Monday, October 3, 2011

Mitt's "anti-Romney" problem

One of the main narratives assigned to the Republican primary season is the quest to be the "anti-Romney", the candidate who gains the most support among conservatives who think Romney is too moderate (and/or too Mormon, depending on your view of the Christian Right). With Romney running for the Republican nomination non-stop for the past 5 years, voters have already made their minds up on him, and his overall support is unlikely to change much, at least until actual primary and caucus results start shaking up the race.

The polling data pretty much supports this view. Despite big shake-ups to the race (Huckabee dropping out, the rise and fall of Trump and Bachmann (and Perry?), the rise of Herman Cain), Romney's support in polls has been pretty steady in the high-teens to mid-twenties.

His support is high enough to dominate a field of candidates who split the conservative votes among themselves. The goal of all the other candidates is to consolidate the anti-Romney vote behind him-/herself, climbing above Romney's steady but beatable support. Romney wins by keeping the field closely competitive with each other, allowing his more moderate voter base to carry him to victory. He is greatly helped by additional conservatives in the race; Sarah Palin entering the race would probably deliver Romney the nomination. She would pull enough conservatives from Bachmann and Perry in Iowa that Romney would likely win there. Following that up with a win in New Hampshire, where he absolutely dominates the polls, would pretty much end the race. In the past 9 election cycles, which more or less define the modern primary era, no Republican has won the nomination without winning either Iowa or New Hampshire, and wins there would coalesce support behind him as the most electable candidate. There would be immense pressure from anti-Romney conservatives on weaker conservative candidates to get out of the race before Iowa to keep that from happening.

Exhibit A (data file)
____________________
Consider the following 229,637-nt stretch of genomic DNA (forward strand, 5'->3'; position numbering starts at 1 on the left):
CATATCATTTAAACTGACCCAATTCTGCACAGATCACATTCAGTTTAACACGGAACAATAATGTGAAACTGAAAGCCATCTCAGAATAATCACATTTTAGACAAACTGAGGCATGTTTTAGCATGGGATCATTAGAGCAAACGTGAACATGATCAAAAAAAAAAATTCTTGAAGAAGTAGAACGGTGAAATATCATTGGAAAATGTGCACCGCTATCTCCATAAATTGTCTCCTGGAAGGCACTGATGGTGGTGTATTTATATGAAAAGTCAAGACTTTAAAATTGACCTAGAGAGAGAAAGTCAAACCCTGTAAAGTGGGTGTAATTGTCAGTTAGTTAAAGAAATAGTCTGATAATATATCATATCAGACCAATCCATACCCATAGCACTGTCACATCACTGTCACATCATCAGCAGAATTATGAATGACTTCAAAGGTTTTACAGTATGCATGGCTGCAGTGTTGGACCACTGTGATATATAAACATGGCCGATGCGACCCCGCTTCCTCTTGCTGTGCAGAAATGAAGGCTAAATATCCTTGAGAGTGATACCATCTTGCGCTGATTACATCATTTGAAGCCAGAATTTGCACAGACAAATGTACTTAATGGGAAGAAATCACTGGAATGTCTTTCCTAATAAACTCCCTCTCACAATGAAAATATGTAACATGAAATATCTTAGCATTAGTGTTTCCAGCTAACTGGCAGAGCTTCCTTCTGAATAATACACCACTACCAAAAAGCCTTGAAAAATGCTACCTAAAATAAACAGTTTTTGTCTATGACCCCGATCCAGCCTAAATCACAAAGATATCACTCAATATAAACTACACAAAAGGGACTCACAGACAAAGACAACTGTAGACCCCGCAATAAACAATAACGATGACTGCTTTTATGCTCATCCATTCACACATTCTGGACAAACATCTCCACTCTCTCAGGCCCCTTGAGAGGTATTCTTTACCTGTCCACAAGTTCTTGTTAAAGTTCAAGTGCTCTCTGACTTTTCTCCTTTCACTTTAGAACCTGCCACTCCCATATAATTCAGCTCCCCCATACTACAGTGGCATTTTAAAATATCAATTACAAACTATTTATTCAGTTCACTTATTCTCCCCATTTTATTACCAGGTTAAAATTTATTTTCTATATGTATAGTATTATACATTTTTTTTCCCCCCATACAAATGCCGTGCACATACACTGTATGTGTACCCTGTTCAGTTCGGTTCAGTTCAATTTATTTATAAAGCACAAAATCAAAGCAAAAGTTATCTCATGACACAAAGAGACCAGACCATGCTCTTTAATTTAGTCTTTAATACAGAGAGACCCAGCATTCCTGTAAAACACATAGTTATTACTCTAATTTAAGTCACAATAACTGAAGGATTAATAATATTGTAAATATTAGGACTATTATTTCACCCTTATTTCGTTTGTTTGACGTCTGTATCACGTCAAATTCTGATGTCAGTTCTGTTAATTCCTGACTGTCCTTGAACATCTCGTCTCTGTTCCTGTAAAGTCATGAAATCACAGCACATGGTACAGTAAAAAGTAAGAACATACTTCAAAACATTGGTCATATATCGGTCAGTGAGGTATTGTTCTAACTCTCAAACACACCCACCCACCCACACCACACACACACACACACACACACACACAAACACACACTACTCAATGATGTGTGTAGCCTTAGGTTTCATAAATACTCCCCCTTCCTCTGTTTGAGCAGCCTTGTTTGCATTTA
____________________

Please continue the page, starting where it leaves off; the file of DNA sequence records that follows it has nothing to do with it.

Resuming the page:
However, the emergence of another moderate candidate, such as NJ Gov. Chris Christie, or the ascension to viability of former Utah Gov. Jon Huntsman, would likely devastate Romney's campaign. If either is able to peel 5-10% from Romney's total, he sinks from frontrunner to also-ran.

Christie will reportedly announce his decision in the next few days. We'll know a lot more about the shape of the Republican race, and Mitt Romney's chances, when he does.

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